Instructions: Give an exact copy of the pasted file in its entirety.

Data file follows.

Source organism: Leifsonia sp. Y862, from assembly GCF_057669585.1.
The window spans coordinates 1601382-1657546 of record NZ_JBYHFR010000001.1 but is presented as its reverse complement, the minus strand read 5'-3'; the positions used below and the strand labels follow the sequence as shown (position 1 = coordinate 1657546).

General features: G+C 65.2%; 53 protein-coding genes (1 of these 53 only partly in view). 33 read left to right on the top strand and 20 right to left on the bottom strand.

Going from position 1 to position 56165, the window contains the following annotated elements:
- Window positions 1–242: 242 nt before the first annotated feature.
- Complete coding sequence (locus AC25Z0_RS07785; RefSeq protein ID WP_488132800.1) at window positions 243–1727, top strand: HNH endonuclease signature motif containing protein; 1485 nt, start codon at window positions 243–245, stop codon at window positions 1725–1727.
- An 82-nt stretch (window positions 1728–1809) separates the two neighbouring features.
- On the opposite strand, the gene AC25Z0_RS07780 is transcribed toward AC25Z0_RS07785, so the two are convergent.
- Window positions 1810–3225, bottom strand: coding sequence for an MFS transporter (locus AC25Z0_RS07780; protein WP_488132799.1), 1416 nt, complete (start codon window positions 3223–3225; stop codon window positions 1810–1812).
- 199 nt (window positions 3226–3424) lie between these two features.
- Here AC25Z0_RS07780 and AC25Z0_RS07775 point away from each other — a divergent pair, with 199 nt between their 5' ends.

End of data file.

Source organism: Leifsonia sp. Y862, from assembly GCF_057669585.1.
The window spans coordinates 1601382-1657546 of record NZ_JBYHFR010000001.1 but is presented as its reverse complement, the minus strand read 5'-3'; the positions used below and the strand labels follow the sequence as shown (position 1 = coordinate 1657546).

General features: G+C 65.2%; 53 protein-coding genes (1 of these 53 only partly in view). 33 read left to right on the top strand and 20 right to left on the bottom strand.

Going from position 1 to position 56165, the window contains the following annotated elements:
- Window positions 1–242: 242 nt before the first annotated feature.
- Complete coding sequence (locus AC25Z0_RS07785; RefSeq protein ID WP_488132800.1) at window positions 243–1727, top strand: HNH endonuclease signature motif containing protein; 1485 nt, start codon at window positions 243–245, stop codon at window positions 1725–1727.
- An 82-nt stretch (window positions 1728–1809) separates the two neighbouring features.
- On the opposite strand, the gene AC25Z0_RS07780 is transcribed toward AC25Z0_RS07785, so the two are convergent.
- Window positions 1810–3225, bottom strand: coding sequence for an MFS transporter (locus AC25Z0_RS07780; protein WP_488132799.1), 1416 nt, complete (start codon window positions 3223–3225; stop codon window positions 1810–1812).
- 199 nt (window positions 3226–3424) lie between these two features.
- Here AC25Z0_RS07780 and AC25Z0_RS07775 point away from each other — a divergent pair, with 199 nt between their 5' ends.